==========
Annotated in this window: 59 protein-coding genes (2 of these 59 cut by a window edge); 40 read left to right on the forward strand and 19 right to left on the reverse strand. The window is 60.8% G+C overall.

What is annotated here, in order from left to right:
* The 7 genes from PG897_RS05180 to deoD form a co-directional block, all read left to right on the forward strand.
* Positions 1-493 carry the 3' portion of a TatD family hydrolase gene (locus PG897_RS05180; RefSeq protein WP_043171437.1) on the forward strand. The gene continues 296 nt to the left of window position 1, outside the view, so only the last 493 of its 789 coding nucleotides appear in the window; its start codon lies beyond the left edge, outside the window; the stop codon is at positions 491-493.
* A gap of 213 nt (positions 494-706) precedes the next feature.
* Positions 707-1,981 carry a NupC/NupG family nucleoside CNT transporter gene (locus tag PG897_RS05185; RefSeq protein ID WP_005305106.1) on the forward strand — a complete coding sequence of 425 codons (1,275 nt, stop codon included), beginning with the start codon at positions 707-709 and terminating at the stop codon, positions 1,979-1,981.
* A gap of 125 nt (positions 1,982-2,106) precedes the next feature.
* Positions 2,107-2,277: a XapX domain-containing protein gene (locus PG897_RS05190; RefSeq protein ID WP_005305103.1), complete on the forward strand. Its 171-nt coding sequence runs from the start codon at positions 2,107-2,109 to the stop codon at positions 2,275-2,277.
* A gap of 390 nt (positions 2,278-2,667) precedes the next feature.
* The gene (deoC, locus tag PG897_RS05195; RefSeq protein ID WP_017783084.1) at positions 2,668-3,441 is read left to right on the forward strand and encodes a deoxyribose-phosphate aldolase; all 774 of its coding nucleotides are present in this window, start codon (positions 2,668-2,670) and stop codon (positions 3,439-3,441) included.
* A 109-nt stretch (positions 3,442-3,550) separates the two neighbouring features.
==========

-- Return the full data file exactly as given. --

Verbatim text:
Annotated in this window: 59 protein-coding genes (2 of these 59 cut by a window edge); 40 read left to right on the forward strand and 19 right to left on the reverse strand. The window is 60.8% G+C overall.

What is annotated here, in order from left to right:
* The 7 genes from PG897_RS05180 to deoD form a co-directional block, all read left to right on the forward strand.
* Positions 1-493 carry the 3' portion of a TatD family hydrolase gene (locus PG897_RS05180; RefSeq protein WP_043171437.1) on the forward strand. The gene continues 296 nt to the left of window position 1, outside the view, so only the last 493 of its 789 coding nucleotides appear in the window; its start codon lies beyond the left edge, outside the window; the stop codon is at positions 491-493.
* A gap of 213 nt (positions 494-706) precedes the next feature.
* Positions 707-1,981 carry a NupC/NupG family nucleoside CNT transporter gene (locus tag PG897_RS05185; RefSeq protein ID WP_005305106.1) on the forward strand — a complete coding sequence of 425 codons (1,275 nt, stop codon included), beginning with the start codon at positions 707-709 and terminating at the stop codon, positions 1,979-1,981.
* A gap of 125 nt (positions 1,982-2,106) precedes the next feature.
* Positions 2,107-2,277: a XapX domain-containing protein gene (locus PG897_RS05190; RefSeq protein ID WP_005305103.1), complete on the forward strand. Its 171-nt coding sequence runs from the start codon at positions 2,107-2,109 to the stop codon at positions 2,275-2,277.
* A gap of 390 nt (positions 2,278-2,667) precedes the next feature.
* The gene (deoC, locus tag PG897_RS05195; RefSeq protein ID WP_017783084.1) at positions 2,668-3,441 is read left to right on the forward strand and encodes a deoxyribose-phosphate aldolase; all 774 of its coding nucleotides are present in this window, start codon (positions 2,668-2,670) and stop codon (positions 3,439-3,441) included.
* A 109-nt stretch (positions 3,442-3,550) separates the two neighbouring features.